The new DeBary City Council began the new year by reminding City Council Member Stephen Bacon not to repeat improper conduct — and Bacon joined in supporting the warning.
Bacon, according to city documents, improperly engaged with DeBary employees, chatting with one female employee about how women in Saudi Arabia become sex slaves, and asking another employee to fix his personal computer.
“The City of DeBary needs to be an employer where employees feel safe,” Mayor Karen Chasez said at the City Council’s Jan. 9 meeting, adding “Council Member Bacon’s interactions were inappropriate.”
With a unanimous vote, the council adopted a resolution finding Bacon had been involved in several incidents that prompted city employees “to complain or raise concerns with the city manager.”
The resolution warned any further “confirmed incidents … may result in the City Council taking further enforcement, disciplinary and/or other actions against Council Member Bacon in the City Council’s discretion.”
Chasez added, “That action could be something as severe as removal from office.”
Chasez is the city’s first female mayor. Four of five members on the City Council are women; Bacon is the only man.
How did it begin?
The story began almost two years ago. Bacon, according to city records, went to Finance Director Elizabeth Bauer’s office in CIty Hall on Feb. 27, 2017, and talked about a recent audit.
According to Bauer’s written statement about the encounter: “Then he proceeded to tell me the Koran says that in Saudi Arabia, if you are a married woman walking down the street with your children and you get kidnapped — you become the property of the person that kidnapped you — even if you are married. Then the kidnapper makes you their sex slave. Then he asked what I thought about that. I didn’t answer. Then he asked me again. I said I don’t talk about religion. He said he was not talking about religion. I said well you started this by asking if I follow the Koran.”
Bauer later told City Manager Ron McLemore about Bacon’s remarks. McLemore also wrote his own account of her complaint.
Bauer later noted McLemore and City Attorney Kurt Ardaman promised they would “talk to Mr. Bacon.”
After a few days had passed, Bauer raised the matter again with McLemore.
“I would like Ron and/or the City Attorney to talk to Mr. Bacon asap so I don’t have to worry everyday that he may come to my office or anywhere else and talk to me in a sexually harrassing [sic] way again,” she wrote, in a follow-up statement.
Weeks later, Bacon met with Ardaman to discuss his conversation with Bauer.
“Council Member Stephen Bacon acknowledges the substance of and apologizes for his conversation with Liz Bauer that occurred on February 27, 2017,” Ardaman wrote.
Ardaman further noted, “Council Member Bacon understands that he should not have made the statements he made to Ms. Bauer and will not make such statements to either her or others in the future.”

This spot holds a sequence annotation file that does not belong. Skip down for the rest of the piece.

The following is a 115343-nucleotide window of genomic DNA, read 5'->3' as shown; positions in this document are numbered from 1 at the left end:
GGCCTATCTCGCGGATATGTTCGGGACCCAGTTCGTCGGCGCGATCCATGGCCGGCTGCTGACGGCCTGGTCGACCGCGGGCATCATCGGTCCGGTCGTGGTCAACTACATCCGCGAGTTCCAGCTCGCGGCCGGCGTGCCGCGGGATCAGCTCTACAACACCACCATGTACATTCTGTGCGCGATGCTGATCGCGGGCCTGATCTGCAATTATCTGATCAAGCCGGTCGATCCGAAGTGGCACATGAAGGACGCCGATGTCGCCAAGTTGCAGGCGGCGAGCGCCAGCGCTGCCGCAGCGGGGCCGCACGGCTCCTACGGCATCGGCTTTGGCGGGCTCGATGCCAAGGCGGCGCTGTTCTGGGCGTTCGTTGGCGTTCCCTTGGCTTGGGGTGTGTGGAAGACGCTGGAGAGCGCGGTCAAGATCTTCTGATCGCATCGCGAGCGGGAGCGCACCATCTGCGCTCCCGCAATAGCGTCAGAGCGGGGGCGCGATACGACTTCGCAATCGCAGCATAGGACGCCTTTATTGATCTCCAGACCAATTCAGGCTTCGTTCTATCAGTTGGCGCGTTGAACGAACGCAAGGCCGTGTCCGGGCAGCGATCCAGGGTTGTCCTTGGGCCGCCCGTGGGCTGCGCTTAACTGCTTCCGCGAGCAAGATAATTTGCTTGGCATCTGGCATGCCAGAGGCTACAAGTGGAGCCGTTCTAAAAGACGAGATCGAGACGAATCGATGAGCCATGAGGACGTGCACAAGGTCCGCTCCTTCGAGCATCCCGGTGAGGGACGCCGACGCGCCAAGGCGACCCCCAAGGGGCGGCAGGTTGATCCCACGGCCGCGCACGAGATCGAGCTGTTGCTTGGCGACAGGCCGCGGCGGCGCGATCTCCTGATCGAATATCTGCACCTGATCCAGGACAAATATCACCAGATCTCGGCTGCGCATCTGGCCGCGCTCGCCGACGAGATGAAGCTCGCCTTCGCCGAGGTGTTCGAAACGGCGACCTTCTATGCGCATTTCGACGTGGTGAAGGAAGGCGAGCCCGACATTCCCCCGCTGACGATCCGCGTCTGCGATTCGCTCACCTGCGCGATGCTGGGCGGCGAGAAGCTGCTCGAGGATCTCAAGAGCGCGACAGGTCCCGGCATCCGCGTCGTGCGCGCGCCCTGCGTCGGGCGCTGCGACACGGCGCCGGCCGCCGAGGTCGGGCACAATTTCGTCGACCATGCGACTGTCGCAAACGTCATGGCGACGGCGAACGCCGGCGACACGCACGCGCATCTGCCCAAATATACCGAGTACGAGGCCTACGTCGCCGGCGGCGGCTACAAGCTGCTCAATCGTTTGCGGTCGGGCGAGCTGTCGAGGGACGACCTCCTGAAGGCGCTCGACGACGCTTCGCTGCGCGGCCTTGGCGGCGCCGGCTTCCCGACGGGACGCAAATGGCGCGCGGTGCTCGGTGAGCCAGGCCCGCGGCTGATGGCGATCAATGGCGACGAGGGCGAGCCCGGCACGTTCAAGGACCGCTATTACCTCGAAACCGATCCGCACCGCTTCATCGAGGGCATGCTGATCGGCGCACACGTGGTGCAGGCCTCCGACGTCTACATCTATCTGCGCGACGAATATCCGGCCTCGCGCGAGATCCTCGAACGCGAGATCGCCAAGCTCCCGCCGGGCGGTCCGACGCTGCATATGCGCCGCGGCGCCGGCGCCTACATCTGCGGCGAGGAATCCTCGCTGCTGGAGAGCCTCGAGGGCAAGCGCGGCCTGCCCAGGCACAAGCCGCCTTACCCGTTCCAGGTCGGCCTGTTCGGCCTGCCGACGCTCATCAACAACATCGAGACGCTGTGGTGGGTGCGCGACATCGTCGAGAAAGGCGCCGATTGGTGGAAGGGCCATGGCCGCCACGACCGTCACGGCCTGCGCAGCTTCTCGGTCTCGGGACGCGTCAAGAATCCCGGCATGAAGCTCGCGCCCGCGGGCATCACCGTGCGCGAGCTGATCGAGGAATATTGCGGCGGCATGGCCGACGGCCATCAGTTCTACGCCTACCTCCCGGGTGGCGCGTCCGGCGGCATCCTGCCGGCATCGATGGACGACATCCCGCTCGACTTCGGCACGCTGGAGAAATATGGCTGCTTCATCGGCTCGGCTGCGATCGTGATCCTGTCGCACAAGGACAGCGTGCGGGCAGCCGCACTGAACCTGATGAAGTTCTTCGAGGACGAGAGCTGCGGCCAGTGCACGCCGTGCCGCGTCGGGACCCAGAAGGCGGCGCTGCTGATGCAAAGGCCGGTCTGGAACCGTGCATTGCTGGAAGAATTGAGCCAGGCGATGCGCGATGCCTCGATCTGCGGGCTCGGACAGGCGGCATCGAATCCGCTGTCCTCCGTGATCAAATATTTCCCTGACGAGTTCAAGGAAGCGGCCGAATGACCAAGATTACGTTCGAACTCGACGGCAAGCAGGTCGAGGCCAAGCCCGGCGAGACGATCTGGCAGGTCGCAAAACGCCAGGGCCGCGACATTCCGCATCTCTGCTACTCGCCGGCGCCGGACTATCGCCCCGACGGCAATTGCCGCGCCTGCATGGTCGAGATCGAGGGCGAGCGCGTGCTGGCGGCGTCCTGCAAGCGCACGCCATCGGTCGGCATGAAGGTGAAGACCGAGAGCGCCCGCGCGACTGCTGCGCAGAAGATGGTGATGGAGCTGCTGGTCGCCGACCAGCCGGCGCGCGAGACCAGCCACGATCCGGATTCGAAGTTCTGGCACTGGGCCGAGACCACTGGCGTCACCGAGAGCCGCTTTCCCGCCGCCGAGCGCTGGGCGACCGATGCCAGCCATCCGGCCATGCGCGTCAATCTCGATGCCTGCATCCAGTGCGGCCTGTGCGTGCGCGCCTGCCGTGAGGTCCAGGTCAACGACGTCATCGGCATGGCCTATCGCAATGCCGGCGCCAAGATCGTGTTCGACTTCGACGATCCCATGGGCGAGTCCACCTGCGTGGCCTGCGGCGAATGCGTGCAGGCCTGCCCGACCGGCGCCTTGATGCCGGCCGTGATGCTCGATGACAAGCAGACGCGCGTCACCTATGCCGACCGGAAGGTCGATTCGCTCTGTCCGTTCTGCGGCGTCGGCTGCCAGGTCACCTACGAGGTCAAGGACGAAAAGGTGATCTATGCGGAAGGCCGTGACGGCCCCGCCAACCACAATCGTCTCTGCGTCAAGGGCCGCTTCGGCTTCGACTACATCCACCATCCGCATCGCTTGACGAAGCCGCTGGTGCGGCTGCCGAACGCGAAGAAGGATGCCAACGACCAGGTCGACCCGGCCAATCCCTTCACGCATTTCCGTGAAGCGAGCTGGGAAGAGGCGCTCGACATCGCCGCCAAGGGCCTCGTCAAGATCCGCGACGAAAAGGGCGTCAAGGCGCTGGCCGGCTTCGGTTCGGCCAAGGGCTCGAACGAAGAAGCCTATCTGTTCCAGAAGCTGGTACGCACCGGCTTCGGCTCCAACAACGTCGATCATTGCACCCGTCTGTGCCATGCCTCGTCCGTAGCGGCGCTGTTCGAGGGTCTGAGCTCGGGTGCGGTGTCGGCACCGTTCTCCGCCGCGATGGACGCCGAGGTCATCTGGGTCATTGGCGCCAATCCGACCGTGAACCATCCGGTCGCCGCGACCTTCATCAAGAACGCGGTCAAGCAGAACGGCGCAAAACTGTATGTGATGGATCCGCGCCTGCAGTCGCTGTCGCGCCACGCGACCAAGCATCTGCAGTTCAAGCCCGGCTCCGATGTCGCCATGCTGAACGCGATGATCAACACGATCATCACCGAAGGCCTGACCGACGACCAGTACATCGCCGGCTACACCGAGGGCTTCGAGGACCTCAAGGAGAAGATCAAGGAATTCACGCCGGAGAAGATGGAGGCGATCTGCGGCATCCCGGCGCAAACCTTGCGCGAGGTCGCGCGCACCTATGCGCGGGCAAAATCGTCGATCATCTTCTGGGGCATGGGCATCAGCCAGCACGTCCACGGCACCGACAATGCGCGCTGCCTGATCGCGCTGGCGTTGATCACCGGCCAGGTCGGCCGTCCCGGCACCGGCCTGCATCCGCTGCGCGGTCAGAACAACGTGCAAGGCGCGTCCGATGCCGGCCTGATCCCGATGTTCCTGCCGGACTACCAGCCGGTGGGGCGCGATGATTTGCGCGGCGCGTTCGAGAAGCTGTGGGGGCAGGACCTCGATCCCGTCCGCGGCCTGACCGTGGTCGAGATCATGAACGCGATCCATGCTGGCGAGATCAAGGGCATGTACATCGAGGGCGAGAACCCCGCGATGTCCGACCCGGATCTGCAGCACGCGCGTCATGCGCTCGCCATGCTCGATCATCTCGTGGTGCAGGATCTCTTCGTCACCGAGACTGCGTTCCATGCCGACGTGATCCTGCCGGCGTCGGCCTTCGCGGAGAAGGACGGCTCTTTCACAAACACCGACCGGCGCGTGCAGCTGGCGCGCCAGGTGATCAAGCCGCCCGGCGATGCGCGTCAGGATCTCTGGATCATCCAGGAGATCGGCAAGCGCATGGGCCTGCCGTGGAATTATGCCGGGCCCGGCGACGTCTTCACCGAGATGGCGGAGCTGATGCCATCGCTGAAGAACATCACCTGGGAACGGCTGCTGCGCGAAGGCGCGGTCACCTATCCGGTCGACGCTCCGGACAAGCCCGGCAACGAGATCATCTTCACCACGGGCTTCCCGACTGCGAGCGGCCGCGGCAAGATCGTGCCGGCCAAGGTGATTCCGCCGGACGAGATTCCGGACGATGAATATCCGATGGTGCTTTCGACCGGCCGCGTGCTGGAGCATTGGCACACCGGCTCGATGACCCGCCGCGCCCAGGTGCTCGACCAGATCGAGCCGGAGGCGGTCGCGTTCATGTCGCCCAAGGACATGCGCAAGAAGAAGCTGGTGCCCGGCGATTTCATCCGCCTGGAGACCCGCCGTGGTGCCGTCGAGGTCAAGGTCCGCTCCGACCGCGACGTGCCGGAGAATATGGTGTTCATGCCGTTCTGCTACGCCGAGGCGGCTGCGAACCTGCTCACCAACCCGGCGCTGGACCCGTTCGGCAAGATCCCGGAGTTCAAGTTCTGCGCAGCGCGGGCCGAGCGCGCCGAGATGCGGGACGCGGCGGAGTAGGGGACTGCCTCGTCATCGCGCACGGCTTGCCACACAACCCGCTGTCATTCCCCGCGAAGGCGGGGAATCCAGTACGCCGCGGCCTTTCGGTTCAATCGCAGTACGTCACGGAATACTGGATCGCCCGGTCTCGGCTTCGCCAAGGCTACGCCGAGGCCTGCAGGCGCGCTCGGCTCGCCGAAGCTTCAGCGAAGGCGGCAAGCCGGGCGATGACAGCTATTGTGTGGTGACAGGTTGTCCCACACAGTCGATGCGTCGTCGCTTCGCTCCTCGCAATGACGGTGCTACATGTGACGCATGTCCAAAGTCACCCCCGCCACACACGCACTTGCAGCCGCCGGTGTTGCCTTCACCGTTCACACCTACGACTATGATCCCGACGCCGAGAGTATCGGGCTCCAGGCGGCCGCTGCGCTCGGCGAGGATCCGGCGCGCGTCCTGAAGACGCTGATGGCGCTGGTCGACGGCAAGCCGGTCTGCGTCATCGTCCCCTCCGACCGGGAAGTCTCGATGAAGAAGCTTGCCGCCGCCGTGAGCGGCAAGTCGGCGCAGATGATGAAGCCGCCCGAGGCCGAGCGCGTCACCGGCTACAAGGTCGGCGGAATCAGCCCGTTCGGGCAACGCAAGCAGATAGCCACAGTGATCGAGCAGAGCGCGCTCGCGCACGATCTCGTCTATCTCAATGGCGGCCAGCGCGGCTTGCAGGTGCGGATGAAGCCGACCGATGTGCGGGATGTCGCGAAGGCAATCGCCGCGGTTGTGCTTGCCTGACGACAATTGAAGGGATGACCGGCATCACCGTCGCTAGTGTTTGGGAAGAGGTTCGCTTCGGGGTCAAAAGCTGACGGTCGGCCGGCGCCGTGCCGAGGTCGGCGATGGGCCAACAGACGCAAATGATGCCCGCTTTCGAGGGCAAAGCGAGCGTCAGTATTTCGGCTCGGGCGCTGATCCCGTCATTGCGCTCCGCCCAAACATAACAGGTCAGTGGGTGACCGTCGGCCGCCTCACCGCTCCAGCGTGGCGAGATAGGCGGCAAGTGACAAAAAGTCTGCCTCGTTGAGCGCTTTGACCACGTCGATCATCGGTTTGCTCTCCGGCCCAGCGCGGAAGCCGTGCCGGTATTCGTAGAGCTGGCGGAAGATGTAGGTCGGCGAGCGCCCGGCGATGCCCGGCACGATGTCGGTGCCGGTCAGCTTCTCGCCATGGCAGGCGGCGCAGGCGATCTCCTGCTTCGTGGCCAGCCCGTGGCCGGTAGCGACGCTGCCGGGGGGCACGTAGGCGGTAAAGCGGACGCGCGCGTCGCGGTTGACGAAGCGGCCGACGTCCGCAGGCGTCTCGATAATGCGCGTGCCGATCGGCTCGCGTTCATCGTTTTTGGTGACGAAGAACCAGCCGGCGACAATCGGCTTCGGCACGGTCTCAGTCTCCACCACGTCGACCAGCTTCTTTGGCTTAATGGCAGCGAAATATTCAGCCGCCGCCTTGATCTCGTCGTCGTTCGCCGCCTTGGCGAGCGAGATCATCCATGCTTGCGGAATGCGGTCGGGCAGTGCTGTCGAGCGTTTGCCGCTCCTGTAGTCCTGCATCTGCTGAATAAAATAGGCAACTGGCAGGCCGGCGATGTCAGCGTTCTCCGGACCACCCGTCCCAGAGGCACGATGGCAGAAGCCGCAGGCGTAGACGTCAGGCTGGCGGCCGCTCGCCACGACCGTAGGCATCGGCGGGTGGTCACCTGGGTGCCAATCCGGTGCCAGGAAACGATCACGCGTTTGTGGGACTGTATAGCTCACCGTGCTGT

Fast-forward to fall 2018
DeBary Information Technology Director and Records Manager Eric Frankton provided a summary of a visit at City Hall, during which Bacon asked Frankton to work on Bacon’s personal computer.
“Mr. Bacon went into my office and put his personal computer on my desk. I stood in the doorway and would not enter my office. I attempted to explain that it was starting to blur the line between what is acceptable and not,” Frankton wrote about the Sept. 24, 2018, incident.
“I explained that he was asking me to fix his personal computer to do City business while I’m ‘on the clock’ and being paid with tax dollars. Mr. Bacon became agitated and kept asking me to look at it saying it would only take a few minutes. … He accused me of wasting his time by coming down to City Hall and me not looking at it,” Frankton wrote.
Frankton also noted that Bacon “took his personal computer and left.”
Under DeBary’s charter, individual council members may not order or direct administrative staffers to do anything. The City Council, instead, hires a city manager who is in charge of directing city employees.
In 2016, the City Council concluded that then-Mayor Clint Johnson had violated the charter by ordering Frankton and former City Manager Dan Parrott to do particular tasks. The City Council expelled Johnson from office in 2016.
Despite admonitions to avoid contact with Bauer, Bacon approached her during a break in the Nov. 7 City Council meeting, Bauer reported.
“Mr. Bacon came over to the staff table and stood over me in my personal space and began berating me in an aggressive manner about how I do my job,” Bauer wrote in a memo to McLemore.
“The situation made me very uncomfortable. Mr. Bacon has been told by the attorney and by you several times not to communicate with me directly because of what he did to me in February 2017 but he is not abiding by that agreement,” she later wrote
When The Beacon first confronted Bacon about the incidents, he dismissed them as “fake news.” He also threatened to sue for defamation if a story about the incidents was published.
“I’m straight as an arrow,” Bacon said.
When the resolution dealing with his “interaction with city staff” came up for action, Bacon was silent. The resolution reminds Bacon not to give specific orders to city staffers or to ask any city employee to work on his personal equipment; to offer his ideas about improving city government to the city manager only; and to “not initiate any one-on-one communication or in interaction with Ms. Elizabeth Bauer.”